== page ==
Thursday, April 16, 2009

9-Ball, 3, and a missing dollar...


ok, so last night was...yes it was the tax deadline...people were sending ridiculous amounts of tea to various places (the funny one was the box of tea that got sent to the white house that had to be opened with a bomb robot...kind of ironic really, forcing the government to spend more money to diffuse a box of tea that was sent as a representation of wasteful government spending...kind of wasteful if you ask me). nope last night just plain rocked! not for any of the above reason...but rather because only three kids showed up to youth group. now this isn't said in sarcastic tones. actually i loved youth group last night. first, while we waited for more people to come (which ended up not happening) we played pool...yep, pool. we were playing pool and talking about life. it was great, just shooting the breeze. three of them showed up...three of the 'regulars'. after the game(s) of pool we got down to business. started my lesson (which consisted of finding a hidden dollar) and talked about God's forgiveness. it was one of those moments where you feel that while you're talking with the youth, you're getting ministered to just as much as they are getting ministered to. we talked and talked about how God is desperately searching for us. we read through Luke 15 and discussed each story. and because of the small intimate setting, it was as if we could finally be perfectly honest with each other. it was an amazing experience being in a place of pure honesty (at least i hope it was, or those kids are amazing at lying!).

but then it got me thinking...why is it that it takes a small group (maybe 1 or 2) to get the best out of us. and i'm not just talking about youth ministry. i'm talking about life in general. it's only in the small, intimate settings that we allow our true selves to be known. now i'm not saying that we should hold no secrets, but i think we should be perfectly honest with each other in that we should never put on a false front, a poser attitude that steals any sort of authenticity from out lives. if we are always trying to live as someone we're not...how are we supposed to figure out who we are? and more so, how are we supposed to be examples to the coming generations? we CAN'T be! you look at the current span of adolescence (12-28 years old) and you can't help but ask yourself...what's taking so dang long? does it really take 16 years to 'find yourself'? or is it more it takes 16 years of posing before realizing they've wasted the last 15 years trying to be someone they're not? and i think this comes from certain attitudes of generations past. when adolescence was first coined, it was a 6 month period for teenage girls...basically it was a phase of puberty. now it's a major span of one's life. i can't help but think that the continuing deterioration of the older generations' models and the continuing failing of parental/guardian examples and guidance forces the younger generations to try to 'find themselves' on their own or end up following another crowd (which is generally not who they really want to be, just a group that they can feel a part of).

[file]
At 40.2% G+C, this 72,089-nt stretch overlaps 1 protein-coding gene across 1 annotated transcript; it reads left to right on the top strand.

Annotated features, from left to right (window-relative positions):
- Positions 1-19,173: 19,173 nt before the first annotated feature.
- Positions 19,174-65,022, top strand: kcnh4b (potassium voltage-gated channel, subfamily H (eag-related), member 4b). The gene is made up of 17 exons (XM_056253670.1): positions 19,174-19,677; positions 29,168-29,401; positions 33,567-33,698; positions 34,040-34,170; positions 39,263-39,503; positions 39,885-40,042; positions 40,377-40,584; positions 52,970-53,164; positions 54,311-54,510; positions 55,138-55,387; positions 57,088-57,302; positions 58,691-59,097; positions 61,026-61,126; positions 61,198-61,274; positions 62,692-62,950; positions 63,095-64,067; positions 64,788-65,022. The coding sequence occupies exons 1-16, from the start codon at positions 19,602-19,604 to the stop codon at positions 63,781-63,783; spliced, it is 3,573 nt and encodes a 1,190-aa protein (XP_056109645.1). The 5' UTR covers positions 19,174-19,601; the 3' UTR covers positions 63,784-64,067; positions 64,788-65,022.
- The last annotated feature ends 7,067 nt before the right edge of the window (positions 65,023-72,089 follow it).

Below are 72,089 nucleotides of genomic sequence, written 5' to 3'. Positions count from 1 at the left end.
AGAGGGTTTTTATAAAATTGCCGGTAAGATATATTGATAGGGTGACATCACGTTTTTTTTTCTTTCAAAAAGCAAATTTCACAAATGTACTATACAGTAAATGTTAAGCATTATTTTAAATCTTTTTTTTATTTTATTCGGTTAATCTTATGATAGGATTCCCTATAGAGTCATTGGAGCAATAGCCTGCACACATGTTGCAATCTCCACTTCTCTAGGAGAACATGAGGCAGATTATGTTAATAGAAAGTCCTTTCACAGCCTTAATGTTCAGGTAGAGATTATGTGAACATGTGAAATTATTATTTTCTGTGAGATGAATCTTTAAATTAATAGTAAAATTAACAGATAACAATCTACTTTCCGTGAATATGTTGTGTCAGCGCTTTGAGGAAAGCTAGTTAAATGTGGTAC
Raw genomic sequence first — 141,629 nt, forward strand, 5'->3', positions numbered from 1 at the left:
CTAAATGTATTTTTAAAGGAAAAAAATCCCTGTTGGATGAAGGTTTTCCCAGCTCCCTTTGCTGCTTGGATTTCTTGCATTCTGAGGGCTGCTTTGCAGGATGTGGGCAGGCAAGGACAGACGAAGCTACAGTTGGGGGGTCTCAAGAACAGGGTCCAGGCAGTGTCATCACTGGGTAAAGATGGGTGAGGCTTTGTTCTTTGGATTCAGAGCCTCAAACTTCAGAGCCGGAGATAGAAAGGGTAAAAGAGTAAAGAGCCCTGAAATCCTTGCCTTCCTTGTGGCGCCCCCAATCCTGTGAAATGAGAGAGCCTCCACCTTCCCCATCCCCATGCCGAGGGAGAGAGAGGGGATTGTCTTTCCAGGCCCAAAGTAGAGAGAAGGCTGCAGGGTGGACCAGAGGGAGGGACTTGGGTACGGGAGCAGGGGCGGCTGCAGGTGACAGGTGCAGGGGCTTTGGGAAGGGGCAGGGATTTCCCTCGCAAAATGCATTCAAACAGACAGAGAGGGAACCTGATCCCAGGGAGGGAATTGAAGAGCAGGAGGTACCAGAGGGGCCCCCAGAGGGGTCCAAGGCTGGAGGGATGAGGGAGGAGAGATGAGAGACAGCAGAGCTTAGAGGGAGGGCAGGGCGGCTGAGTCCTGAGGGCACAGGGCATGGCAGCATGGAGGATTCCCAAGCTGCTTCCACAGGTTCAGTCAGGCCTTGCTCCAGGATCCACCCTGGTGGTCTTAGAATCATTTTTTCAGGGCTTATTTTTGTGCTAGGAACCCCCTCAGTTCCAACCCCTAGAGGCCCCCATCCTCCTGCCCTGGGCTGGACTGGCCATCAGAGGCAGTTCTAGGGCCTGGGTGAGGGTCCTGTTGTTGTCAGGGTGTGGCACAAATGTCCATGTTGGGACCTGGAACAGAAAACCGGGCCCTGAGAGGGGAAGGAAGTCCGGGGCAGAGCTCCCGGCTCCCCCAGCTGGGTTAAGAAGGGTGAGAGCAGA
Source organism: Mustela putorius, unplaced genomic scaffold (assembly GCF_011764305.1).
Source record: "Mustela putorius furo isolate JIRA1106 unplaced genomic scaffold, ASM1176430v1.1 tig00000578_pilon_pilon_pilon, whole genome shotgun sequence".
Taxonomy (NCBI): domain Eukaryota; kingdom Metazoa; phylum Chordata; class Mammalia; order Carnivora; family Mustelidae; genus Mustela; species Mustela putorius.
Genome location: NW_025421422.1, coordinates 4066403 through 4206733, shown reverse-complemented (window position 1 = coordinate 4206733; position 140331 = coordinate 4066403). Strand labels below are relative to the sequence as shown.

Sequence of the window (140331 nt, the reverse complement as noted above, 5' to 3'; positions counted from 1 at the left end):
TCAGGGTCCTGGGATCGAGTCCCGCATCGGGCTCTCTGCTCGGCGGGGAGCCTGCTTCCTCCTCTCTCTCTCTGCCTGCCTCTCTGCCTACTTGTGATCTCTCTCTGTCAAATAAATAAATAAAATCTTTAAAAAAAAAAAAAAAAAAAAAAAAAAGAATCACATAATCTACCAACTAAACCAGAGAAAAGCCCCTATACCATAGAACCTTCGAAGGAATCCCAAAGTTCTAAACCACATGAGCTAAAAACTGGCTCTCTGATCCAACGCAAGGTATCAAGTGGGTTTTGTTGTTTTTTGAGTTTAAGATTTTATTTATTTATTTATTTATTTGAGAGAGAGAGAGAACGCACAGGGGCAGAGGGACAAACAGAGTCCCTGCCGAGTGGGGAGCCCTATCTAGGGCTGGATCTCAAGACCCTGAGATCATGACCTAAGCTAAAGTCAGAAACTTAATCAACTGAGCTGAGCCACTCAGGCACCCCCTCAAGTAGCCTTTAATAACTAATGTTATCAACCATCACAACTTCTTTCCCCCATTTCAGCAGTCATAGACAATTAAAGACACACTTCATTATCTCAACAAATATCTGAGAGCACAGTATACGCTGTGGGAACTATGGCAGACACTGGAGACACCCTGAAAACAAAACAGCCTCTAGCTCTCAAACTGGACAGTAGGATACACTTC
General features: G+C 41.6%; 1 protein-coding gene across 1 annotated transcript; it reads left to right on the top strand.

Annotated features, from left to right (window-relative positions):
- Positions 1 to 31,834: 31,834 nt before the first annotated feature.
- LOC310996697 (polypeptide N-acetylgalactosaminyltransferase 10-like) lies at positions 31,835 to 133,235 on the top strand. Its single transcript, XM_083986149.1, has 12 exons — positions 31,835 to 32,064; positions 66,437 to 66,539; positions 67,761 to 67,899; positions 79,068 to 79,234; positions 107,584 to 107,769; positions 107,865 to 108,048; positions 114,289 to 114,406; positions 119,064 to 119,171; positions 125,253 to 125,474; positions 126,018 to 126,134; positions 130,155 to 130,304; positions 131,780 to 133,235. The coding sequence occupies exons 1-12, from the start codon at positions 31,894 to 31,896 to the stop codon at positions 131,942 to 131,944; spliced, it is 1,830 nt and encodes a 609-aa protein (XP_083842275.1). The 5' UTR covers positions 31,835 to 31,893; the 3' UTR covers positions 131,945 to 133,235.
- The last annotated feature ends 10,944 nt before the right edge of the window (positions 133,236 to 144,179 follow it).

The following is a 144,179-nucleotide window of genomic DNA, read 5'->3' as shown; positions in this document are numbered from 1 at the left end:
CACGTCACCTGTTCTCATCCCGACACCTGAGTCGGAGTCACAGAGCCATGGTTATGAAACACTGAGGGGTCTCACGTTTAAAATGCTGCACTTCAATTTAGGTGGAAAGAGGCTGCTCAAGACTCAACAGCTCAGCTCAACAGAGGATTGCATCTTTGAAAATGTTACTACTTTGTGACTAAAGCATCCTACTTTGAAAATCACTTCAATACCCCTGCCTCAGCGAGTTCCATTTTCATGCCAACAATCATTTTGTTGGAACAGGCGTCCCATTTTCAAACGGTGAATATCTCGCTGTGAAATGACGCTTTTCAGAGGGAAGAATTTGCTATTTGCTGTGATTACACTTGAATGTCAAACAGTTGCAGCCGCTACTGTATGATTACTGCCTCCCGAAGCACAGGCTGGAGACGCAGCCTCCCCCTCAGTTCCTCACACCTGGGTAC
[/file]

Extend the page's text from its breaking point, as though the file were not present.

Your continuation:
now, this may sound like a complaint about a lot of things that we cannot control...which is remarkably my point. we cannot control how other people live, parent, or act. but we can make this change in ourselves...and how we do that is by living authentic, honest lives. grasping hold of integrity and making it a part of our lives. we cannot live as a poser forever. because as it says in 1 Corinthians, "...when perfection comes, imperfection disappears..."

have a great Thursday!

-kage

3 comments:

Charles Meyer said...

Amazing I must say! I have always loved those small settings. But it is a disappointment when people take so long to find themselves. I like to talk about things I can't change too.

Charles Meyer said...
This comment has been removed by the author.
Brian said...

Great post! I think that sometimes our best work with youth comes in those intimate settings. Maybe we should hope for more youth gatherings when only a few teens show up! As to the issue of prolonged adolescence -- you raise many good questions. Why does it take so long for youth to grow up? Maybe it's because we don't expect much out of them.